Temptaous Mckoy Deconstructs Professionalism and Technical Communication

Temptaous Mckoy is an assistant professor of English who specializes in technical writing at Bowie State University. Mckoy earned her PhD from East Carolina University with her award-winning dissertation, “Yall Call it Technical and Professional Communications, We Call it #ForTheCulture: The Use of Amplification Rhetorics in Black Communities and their Implications for Technical and Professional Communication Studies.” She led the Deconstructing Professionalism” and “Inclusive Professionalism” workshops for the Career Development Center’s Senior Launch Program, which concludes this week. 

This interview has been edited for length and clarity. 

What advice do you have for current students or graduates who are trying to navigate their identities and professional expectations? 

I’ll point to some of the work of Dr. Cecilia Shelton, who joined me in that workshop. One thing that we’ve both been able to think about and point to is that you have to first do your own assessment of the risks that you’re willing to take. There’s a whole lot of risk that I’m willing to take that I know other people are not. I will curse in the classroom. I ain’t gonna cuss a student out, but I’d maybe say, “Damn, this is making me mad. What the f**k is happening?” But there are a lot of people that will not take that risk in the classroom because they understand what that means on their body. I’ll do it because it’s a rhetorical move. It’s very intentional. There’s a reason why, if you get mad and you stub your toe, you say, “S**t!” instead of being like, “Oh man, that hurt,” right? There’s a reason why that happens. 

So when you do your own assessment and reflect on what your risks are, then I think you can start to make the call on what it is you want to do or what you want to present yourself as. I know in one of the sessions, a student asked me, “Well, you know, you’re wearing a T-shirt. Can I wear a T-shirt to an interview?” But I got three degrees, too. I got some publications. There’s a whole lot of stuff that I have under my belt that gives me the agency to do the things that I would like to do. Had you asked 18-year-old me would I have done it, probably not, because I understand that there are certain risks that I wouldn’t have been able to take at that time.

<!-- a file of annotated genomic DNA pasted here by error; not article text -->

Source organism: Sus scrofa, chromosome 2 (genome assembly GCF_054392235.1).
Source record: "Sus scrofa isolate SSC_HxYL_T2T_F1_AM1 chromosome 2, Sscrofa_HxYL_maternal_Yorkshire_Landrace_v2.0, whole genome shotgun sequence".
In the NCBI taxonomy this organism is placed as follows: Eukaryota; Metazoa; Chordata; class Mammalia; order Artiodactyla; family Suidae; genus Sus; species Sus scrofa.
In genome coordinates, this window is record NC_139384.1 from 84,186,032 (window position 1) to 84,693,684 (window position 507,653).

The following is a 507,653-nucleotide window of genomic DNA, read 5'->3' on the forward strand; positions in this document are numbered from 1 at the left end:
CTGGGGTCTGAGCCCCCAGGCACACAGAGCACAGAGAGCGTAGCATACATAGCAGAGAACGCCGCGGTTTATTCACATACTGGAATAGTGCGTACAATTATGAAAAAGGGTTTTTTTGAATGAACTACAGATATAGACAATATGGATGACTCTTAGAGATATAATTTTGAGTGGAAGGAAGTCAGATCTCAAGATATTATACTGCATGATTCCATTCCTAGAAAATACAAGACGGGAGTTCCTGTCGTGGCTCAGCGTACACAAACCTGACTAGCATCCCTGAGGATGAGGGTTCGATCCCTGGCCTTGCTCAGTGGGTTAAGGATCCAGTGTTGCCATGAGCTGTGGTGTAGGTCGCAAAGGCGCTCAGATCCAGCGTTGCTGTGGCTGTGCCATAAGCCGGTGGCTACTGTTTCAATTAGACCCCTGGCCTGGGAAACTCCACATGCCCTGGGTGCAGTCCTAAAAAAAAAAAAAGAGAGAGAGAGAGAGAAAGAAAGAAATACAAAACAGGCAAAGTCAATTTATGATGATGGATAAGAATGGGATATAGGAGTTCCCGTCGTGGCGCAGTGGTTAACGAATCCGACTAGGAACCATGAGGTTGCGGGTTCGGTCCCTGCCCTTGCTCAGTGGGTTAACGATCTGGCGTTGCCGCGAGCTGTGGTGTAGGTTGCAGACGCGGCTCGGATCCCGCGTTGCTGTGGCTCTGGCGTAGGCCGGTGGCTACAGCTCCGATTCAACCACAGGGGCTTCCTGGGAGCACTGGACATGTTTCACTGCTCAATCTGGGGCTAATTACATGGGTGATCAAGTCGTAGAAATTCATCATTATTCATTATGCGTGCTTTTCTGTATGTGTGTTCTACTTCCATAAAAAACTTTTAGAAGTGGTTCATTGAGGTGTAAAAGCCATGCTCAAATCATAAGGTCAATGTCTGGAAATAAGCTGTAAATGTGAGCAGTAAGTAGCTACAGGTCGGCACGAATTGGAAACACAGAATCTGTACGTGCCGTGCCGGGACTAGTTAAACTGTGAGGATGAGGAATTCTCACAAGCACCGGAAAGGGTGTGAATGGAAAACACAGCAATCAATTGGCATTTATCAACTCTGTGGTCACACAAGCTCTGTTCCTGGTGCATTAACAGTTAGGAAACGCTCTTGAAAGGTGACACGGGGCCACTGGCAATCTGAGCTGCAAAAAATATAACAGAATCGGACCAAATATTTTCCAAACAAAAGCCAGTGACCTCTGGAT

The second thing that I always suggest — if you yourself are not willing to take the risk — don’t hate on someone else who is. Don’t become a part of the problem; support them in what they are doing instead.

The beautiful thing with our generation and the generations younger than me is that we’re the ones that get to say, “No, to hell with this. Y’all are tripping.” And now is a great time to enact the change. You know, granted, we got to convince people that’s my momma’s age. But even then, they don’t have to be convinced nearly as much because I’m like, “You ’bout to retire. You ’bout to sit down somewhere.” So I always just tell students to acknowledge and assess your risk, and then don’t shy nobody else’s light.

Can you tell me about your work deconstructing technical communications? 

So technical communication ended up becoming my jam because I was looking at focusing on professional documents — actual HR documents, résumés — and how are those things used as weapons against people of color. That’s what my initial research focus was. But as I kept going, I started to realize there weren’t many people in technical communication who looked like me. So if the people that’s producing the documents, producing the standards, are saying “This should look like that” — if they all look the same and don’t come from different backgrounds, you’re going to keep getting the same disenfranchisement and barriers. So what I’ve done is proceed to make calls, not just for people of color to be more involved in technical communication, but for people to start considering if they thought of a Black woman as their audience for this technical document. 

The problem is that technical communication documents can cause harm. I tell people all the time, “The thing that kept Black people in slavery was a technical document,” right? If you consider what the Emancipation Proclamation was and what it did as a technical document, then you have a different understanding of how rhetoric works and how technical communication can continue to disenfranchise people. I try to get people to see it as a weapon in this odd way. Like, people don’t know technical communication is a gun — you gotta be careful where you’re pointing it.